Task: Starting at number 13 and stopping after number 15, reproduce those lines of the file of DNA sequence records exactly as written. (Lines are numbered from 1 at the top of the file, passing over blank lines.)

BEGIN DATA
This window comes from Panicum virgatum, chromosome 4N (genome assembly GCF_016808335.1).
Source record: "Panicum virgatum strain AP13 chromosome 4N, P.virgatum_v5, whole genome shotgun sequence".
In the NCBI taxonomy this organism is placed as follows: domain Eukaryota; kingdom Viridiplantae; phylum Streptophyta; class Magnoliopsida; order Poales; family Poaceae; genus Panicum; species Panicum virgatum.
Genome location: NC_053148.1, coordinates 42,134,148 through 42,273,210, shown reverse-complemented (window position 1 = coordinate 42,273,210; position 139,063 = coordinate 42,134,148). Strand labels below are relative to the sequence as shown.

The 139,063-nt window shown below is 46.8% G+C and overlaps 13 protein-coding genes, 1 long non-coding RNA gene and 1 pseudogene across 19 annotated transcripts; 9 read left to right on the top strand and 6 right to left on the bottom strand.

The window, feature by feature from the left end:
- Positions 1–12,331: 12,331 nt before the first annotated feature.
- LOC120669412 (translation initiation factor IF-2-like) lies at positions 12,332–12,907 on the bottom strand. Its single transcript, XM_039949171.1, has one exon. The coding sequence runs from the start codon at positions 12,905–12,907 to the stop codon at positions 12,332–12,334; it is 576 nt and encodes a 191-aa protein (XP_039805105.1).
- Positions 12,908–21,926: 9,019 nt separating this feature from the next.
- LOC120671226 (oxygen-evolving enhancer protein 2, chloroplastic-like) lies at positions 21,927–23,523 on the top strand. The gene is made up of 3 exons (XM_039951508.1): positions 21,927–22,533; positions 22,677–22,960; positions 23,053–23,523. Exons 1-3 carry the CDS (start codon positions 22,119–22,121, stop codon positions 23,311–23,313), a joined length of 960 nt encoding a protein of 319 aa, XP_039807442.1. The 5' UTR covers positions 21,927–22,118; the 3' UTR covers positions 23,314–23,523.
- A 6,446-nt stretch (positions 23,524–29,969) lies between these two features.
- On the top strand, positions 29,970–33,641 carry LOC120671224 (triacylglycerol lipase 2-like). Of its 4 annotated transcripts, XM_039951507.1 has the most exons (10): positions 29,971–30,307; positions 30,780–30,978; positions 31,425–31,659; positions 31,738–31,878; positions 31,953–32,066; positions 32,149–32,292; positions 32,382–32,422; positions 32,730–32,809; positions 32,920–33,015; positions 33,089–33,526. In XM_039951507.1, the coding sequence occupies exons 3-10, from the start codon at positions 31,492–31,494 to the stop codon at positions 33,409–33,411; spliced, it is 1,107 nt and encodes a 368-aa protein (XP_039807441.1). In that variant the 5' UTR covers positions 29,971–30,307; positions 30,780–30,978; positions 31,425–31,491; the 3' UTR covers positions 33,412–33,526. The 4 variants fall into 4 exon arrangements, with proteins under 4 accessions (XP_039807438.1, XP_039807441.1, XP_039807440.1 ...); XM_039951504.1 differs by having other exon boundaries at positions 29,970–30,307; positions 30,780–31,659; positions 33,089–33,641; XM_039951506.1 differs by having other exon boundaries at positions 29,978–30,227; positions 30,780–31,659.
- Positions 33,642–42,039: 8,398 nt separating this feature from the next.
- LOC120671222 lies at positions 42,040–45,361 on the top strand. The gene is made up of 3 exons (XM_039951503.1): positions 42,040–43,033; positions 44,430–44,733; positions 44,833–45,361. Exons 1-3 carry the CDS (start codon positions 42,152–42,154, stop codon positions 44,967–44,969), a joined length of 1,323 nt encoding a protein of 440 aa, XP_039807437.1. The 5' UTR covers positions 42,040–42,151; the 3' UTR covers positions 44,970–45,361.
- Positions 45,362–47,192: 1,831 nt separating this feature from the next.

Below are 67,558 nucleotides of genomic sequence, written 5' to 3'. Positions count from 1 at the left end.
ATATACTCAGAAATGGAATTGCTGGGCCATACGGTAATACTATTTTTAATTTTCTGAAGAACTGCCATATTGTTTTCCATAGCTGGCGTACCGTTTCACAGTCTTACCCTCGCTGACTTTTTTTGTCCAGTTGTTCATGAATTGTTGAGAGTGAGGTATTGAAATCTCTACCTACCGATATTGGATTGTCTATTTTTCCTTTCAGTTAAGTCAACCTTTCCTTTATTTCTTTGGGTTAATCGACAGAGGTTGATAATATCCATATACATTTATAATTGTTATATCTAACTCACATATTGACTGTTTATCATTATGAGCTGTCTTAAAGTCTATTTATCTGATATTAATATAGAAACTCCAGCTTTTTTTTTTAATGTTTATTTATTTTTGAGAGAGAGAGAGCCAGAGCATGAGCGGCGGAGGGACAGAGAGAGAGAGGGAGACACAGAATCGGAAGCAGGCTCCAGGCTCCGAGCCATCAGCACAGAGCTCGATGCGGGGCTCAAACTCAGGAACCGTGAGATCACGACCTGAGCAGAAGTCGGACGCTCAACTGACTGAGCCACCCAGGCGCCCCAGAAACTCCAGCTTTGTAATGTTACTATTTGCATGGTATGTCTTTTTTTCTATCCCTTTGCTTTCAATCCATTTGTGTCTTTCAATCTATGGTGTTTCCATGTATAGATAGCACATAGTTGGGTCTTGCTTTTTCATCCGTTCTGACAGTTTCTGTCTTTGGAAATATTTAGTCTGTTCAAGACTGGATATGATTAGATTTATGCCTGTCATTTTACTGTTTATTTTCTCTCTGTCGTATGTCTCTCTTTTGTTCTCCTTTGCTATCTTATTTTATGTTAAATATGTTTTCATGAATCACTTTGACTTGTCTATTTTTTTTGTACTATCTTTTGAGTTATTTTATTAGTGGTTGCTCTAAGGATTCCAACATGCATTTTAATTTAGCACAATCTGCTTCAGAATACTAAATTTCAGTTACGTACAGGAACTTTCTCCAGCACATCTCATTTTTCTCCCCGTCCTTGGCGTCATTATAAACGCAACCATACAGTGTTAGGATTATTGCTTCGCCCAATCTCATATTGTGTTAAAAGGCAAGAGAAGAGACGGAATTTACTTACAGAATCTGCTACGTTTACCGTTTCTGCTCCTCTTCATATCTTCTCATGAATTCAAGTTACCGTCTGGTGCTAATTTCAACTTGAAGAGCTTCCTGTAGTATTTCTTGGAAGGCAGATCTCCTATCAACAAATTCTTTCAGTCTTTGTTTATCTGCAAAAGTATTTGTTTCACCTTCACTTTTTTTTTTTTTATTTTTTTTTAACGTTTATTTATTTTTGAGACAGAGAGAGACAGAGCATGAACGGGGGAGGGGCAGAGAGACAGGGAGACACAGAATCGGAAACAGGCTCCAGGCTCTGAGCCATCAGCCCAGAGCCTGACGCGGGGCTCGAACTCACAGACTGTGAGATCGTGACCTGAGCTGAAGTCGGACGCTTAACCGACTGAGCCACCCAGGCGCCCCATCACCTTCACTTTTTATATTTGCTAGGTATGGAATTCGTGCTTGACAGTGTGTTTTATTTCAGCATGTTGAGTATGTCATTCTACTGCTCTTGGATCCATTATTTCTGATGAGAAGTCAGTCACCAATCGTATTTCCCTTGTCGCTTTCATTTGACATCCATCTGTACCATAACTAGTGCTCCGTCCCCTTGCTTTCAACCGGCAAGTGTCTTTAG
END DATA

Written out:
- Positions 33,642–42,039: 8,398 nt separating this feature from the next.
- LOC120671222 lies at positions 42,040–45,361 on the top strand. The gene is made up of 3 exons (XM_039951503.1): positions 42,040–43,033; positions 44,430–44,733; positions 44,833–45,361. Exons 1-3 carry the CDS (start codon positions 42,152–42,154, stop codon positions 44,967–44,969), a joined length of 1,323 nt encoding a protein of 440 aa, XP_039807437.1. The 5' UTR covers positions 42,040–42,151; the 3' UTR covers positions 44,970–45,361.
- Positions 45,362–47,192: 1,831 nt separating this feature from the next.